L-764406 is a partial agonist of human peroxisome proliferator-activated receptor gamma. The role of Cys313 in ligand binding. (7/5377)

Insulin-sensitizing thiazolidinedione (TZD) compounds are high affinity ligands for a member of the nuclear receptor family, peroxisome proliferator-activated receptor (PPAR) gamma. A scintillation proximity assay for measurement of 3H-radiolabeled TZD binding to human PPARgamma under homogeneous conditions was developed. Using this approach, a novel non-TZD compound (L-764406) was shown to be a potent (apparent binding IC50 of 70 nM) PPARgamma ligand. Preincubation of PPARgamma with L-764406 prevented binding of the [3H]TZD, suggesting a covalent interaction with the receptor; in addition, structurally related analogues of L-764406, which would be predicted not to interact with PPARgamma in a covalent fashion, did not displace [3H]TZD binding to PPARgamma. Covalent binding of L-764406 was proven by an observed molecular weight shift of a tryptic PPARgamma ligand binding domain (LBD) peptide by mass spectrometric analysis. A specific cysteine residue (Cys313 in helix 3 of hPPARgamma2) was identified as the attachment site for this compound. In protease protection experiments, the liganded receptor adopted a typical agonist conformation. L-764406 exhibited partial agonist activity in cells expressing a chimeric receptor containing the PPARgamma LBD and a cognate reporter gene and also induced the expression of the adipocyte-specific gene aP2 in 3T3-L1 cells. In contrast, L-764406 did not exhibit activity in cells transfected with chimeric receptors containing PPARalpha or PPARdelta LBDs. The partial agonist properties of L-764406 were also evident in a co-activator association assay, indicating that the increased transcription in cells was co-activator mediated. Thus, L-764406 is a novel non-TZD ligand for PPARgamma and is also the first known partial agonist for this receptor. The results suggest a critical functional role for Cys313, and helix 3, in contributing to ligand binding and subsequent agonist-induced conformational changes.  (+info)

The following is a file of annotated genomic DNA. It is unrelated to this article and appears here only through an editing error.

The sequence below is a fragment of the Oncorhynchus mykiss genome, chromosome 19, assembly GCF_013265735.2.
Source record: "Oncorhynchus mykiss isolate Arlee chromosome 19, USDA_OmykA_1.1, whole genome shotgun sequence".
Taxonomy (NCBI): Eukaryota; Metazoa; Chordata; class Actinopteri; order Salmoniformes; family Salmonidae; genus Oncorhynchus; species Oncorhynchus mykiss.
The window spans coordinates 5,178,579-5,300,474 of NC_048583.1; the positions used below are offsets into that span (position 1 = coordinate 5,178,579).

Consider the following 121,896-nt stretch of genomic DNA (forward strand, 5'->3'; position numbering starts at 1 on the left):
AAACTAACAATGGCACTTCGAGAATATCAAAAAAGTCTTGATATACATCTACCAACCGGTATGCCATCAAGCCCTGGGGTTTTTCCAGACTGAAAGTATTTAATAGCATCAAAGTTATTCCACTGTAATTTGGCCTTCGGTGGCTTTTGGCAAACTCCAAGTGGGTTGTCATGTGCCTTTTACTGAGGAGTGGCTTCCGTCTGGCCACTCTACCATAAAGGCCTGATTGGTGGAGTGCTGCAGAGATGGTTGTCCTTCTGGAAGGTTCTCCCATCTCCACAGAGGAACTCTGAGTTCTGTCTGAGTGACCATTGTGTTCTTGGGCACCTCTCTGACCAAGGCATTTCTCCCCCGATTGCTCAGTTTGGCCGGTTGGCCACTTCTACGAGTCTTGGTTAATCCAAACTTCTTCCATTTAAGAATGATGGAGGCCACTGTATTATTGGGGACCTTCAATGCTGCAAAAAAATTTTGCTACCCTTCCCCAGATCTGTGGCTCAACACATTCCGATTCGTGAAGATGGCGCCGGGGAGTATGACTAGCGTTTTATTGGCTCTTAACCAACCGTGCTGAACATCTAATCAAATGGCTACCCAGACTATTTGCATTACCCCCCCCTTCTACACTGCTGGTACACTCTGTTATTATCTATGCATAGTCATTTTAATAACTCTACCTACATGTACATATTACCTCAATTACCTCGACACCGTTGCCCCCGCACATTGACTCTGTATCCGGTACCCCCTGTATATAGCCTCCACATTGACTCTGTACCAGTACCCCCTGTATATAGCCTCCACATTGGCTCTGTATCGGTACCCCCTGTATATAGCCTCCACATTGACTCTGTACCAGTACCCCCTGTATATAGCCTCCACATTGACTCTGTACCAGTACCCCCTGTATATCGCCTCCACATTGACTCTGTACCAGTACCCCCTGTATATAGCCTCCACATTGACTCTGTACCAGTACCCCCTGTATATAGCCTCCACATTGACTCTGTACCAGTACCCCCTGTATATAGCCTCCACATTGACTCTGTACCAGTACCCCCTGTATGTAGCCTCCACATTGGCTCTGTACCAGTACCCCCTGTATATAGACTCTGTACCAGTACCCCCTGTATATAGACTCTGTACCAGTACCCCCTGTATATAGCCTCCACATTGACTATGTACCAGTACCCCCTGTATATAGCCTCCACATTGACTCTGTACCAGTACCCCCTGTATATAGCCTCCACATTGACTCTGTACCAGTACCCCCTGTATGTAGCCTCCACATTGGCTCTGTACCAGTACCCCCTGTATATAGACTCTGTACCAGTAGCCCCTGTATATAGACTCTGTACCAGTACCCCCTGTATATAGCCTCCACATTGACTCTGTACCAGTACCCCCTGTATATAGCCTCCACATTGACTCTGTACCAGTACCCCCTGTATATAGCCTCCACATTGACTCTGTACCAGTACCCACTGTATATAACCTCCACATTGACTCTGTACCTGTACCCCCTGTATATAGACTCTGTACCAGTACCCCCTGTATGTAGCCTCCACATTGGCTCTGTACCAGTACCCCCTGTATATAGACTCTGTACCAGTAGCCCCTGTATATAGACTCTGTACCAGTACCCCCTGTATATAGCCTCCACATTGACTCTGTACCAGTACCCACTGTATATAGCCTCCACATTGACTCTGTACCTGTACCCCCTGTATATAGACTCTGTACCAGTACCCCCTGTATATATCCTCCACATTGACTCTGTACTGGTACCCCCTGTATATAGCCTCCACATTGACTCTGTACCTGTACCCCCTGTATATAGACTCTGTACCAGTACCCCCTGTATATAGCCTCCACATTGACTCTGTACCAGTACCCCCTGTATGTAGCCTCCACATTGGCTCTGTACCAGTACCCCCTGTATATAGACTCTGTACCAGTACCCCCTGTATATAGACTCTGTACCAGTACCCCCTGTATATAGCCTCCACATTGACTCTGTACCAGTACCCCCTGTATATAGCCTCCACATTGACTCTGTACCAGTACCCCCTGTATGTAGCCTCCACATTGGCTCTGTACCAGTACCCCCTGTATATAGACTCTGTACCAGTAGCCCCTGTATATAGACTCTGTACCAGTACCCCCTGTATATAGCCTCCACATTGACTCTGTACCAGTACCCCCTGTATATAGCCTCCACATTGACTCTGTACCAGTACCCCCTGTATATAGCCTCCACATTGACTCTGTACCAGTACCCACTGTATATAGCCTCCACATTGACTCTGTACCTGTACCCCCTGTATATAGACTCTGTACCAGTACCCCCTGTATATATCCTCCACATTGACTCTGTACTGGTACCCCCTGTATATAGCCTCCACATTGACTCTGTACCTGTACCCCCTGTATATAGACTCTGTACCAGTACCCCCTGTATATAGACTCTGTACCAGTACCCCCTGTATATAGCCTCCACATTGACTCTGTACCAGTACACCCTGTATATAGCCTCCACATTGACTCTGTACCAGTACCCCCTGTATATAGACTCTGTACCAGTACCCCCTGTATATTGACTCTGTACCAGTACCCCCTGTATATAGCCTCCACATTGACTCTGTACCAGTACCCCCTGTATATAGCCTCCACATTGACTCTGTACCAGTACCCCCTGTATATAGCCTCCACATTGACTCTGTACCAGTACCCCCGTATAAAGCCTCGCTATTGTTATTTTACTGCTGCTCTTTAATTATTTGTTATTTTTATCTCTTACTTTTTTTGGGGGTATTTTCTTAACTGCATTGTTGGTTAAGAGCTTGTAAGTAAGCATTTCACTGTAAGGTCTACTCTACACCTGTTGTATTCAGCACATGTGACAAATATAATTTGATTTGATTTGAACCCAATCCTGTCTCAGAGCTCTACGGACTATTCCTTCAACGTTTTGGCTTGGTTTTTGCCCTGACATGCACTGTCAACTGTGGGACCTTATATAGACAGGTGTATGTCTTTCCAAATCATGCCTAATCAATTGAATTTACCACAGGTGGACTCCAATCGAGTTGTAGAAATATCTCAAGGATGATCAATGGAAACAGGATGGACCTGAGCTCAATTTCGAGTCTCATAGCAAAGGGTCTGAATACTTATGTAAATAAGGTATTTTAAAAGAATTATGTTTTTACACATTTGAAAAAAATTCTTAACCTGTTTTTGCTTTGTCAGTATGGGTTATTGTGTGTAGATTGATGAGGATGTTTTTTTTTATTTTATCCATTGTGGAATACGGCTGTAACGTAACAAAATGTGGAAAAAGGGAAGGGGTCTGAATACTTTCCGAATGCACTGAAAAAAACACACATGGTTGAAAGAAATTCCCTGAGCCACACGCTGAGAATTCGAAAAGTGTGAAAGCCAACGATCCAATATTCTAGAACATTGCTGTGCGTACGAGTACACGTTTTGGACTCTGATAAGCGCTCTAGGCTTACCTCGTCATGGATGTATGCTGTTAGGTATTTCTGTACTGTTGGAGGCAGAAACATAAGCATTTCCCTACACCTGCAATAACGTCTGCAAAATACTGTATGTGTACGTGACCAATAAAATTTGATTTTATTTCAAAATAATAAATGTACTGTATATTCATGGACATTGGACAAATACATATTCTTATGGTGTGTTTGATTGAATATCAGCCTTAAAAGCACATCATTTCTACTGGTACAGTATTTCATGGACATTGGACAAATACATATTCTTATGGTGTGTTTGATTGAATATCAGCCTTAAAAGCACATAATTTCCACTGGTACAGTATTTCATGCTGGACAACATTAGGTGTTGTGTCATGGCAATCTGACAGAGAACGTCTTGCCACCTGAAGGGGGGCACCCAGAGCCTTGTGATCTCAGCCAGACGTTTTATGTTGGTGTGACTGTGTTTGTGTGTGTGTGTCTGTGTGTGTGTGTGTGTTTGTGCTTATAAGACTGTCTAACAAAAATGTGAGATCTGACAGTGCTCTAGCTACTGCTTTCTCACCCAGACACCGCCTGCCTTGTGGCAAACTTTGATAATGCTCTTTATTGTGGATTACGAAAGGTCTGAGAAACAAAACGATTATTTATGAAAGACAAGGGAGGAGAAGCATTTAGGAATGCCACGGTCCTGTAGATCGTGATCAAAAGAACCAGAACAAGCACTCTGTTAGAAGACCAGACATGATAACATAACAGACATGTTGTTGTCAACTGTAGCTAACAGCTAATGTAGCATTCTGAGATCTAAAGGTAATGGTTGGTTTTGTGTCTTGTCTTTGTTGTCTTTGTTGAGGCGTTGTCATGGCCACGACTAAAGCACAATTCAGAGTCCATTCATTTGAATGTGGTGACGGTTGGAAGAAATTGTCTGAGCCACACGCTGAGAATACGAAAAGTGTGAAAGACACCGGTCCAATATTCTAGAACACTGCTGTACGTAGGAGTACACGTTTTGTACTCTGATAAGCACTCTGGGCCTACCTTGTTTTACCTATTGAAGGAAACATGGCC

Hemodynamic basis for the acute cardiac effects of troglitazone in isolated perfused rat hearts. (8/5377)

Troglitazone is a thiazolidinedione used for the treatment of NIDDM and potentially for other insulin-resistant disease states. Troglitazone has recently been shown to increase cardiac output and stroke volume in human subjects. These actions are thought to be mediated by the reduction of peripheral resistance, but a potential direct effect on cardiac function has not been studied. Therefore, we investigated the direct cardiac hemodynamic effects of troglitazone in isolated perfused rat hearts. Five groups of hearts were studied. Hearts were tested under isovolumetric contraction with a constant coronary flow, and troglitazone (0.2, 0.5, and 1.0 micromol) was administered by bolus injection. Peak isovolumetric left ventricular pressure (LVPmax), peak rate of rise of LVP (dP/dt(max)), and peak rate of fall of LVP (dP/dt(min)) were significantly increased 1 min after troglitazone administration in a dose-dependent manner, while the heart rate (HR) and coronary perfusion pressure (CPP) were significantly decreased (P < 0.05). HR was then fixed by pacing and/or CPP was fixed with nitroprusside to eliminate any effect of the two variables on the action of troglitazone. With constant HR and/or constant CPP, the effect of troglitazone on LVPmax, dP/dt(max), and dP/dt(min) was still unchanged. In addition, the positive inotropic, positive lusitropic, and negative chronotropic actions of troglitazone were not influenced even when hearts were pretreated with prazosin, propranolol, or nifedipine. In conclusion, troglitazone has direct positive inotropic, positive lusitropic, negative chronotropic, and coronary artery dilating effects. The inotropic and chronotropic actions of troglitazone are not mediated via adrenergic receptors or calcium channels. These findings have important clinical implications for diabetic patients with congestive heart failure.  (+info)